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British Wildlife

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British Wildlife is the leading natural history magazine in the UK, providing essential reading for both enthusiast and professional naturalists and wildlife conservationists. Published eight times a year, British Wildlife bridges the gap between popular writing and scientific literature through a combination of long-form articles, regular columns and reports, book reviews and letters.

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Conservation Land Management

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Conservation Land Management (CLM) is a quarterly magazine that is widely regarded as essential reading for all who are involved in land management for nature conservation, across the British Isles. CLM includes long-form articles, events listings, publication reviews, new product information and updates, reports of conferences and letters.

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This Week in Biodiversity News – 19th April 2021

Luanne Wilkes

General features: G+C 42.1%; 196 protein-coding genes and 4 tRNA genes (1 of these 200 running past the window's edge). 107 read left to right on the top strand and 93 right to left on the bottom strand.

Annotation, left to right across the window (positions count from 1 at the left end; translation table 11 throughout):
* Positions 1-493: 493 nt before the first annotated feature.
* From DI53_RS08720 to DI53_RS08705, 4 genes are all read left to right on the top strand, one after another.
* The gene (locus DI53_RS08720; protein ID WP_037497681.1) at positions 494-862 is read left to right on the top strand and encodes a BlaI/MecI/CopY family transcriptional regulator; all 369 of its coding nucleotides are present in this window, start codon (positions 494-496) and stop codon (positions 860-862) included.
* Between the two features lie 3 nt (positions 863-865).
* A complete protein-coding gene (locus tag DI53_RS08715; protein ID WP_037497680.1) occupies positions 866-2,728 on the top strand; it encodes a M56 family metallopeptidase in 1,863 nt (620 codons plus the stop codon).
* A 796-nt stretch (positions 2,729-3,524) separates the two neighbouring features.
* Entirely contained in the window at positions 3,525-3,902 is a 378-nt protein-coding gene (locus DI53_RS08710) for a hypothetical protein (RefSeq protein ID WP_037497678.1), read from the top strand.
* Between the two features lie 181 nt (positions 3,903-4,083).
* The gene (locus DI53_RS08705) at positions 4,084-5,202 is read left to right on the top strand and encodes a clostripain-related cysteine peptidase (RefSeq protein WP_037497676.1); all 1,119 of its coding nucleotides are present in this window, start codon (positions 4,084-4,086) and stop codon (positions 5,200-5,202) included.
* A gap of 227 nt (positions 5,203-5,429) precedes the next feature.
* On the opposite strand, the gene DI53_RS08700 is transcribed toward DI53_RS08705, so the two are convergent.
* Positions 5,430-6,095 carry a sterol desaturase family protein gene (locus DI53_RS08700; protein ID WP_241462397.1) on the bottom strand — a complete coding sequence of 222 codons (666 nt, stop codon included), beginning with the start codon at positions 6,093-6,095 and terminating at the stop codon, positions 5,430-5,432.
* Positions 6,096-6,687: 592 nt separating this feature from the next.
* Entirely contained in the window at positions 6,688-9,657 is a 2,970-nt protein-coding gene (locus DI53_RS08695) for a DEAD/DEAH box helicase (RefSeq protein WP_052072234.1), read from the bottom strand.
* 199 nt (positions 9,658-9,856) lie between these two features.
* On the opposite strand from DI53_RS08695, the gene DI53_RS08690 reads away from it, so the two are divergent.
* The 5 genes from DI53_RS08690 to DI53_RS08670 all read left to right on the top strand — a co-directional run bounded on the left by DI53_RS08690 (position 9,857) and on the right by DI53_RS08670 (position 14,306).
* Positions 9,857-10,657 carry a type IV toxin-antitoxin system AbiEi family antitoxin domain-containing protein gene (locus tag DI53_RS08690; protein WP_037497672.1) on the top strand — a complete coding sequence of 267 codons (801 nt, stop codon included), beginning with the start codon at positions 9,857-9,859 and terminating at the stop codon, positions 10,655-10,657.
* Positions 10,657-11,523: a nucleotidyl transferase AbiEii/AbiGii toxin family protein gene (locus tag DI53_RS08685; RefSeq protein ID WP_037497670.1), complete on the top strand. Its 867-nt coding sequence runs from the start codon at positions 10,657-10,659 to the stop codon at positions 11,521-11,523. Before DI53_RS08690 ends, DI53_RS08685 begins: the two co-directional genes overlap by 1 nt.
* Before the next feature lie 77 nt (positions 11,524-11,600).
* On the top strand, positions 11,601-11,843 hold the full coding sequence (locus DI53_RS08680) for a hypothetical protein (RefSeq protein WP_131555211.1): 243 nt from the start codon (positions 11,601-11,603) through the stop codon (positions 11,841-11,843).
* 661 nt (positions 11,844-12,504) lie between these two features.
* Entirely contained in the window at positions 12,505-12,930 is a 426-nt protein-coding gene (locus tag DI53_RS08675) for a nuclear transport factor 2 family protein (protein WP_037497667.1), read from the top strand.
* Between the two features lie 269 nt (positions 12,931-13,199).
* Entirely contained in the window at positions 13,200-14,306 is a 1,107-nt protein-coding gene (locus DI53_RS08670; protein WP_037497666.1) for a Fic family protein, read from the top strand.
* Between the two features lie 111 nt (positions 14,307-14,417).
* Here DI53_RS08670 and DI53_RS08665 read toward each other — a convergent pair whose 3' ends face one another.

Luanne Wilkes

A recent review of nearly 55,000 protected areas concluded that it is not enough to simply designate an area of land as ‘protected’. Instead, considerable thought should be put into their selection and, once established, monitoring and enforcement should be made a priority. This study, undertaken by a group of scientists from Michigan State University, looked at how well such areas contributed to forest protection, which is a key factor in preserving natural resources.

This month, the Woodland Trust in the UK have published their State of the UK’s Woods and Trees 2021. Focusing predominantly on native woods and trees and trees in towns and cities, this valuable document includes information on their coverage, condition, wildlife value, benefits and threats, and also suggests the steps required to help them.

Landowners and farmers in Wensleydale have grown a six-mile continuous stretch of woodland and hedgerows to provide a highway to join up two populations of dormice. Part of the National Dormouse Monitoring Programme, the Wensleydale Dormouse Project hopes to strengthen two populations of dormice that were reintroduced in 2008 and 2016 following a long period of local extinction.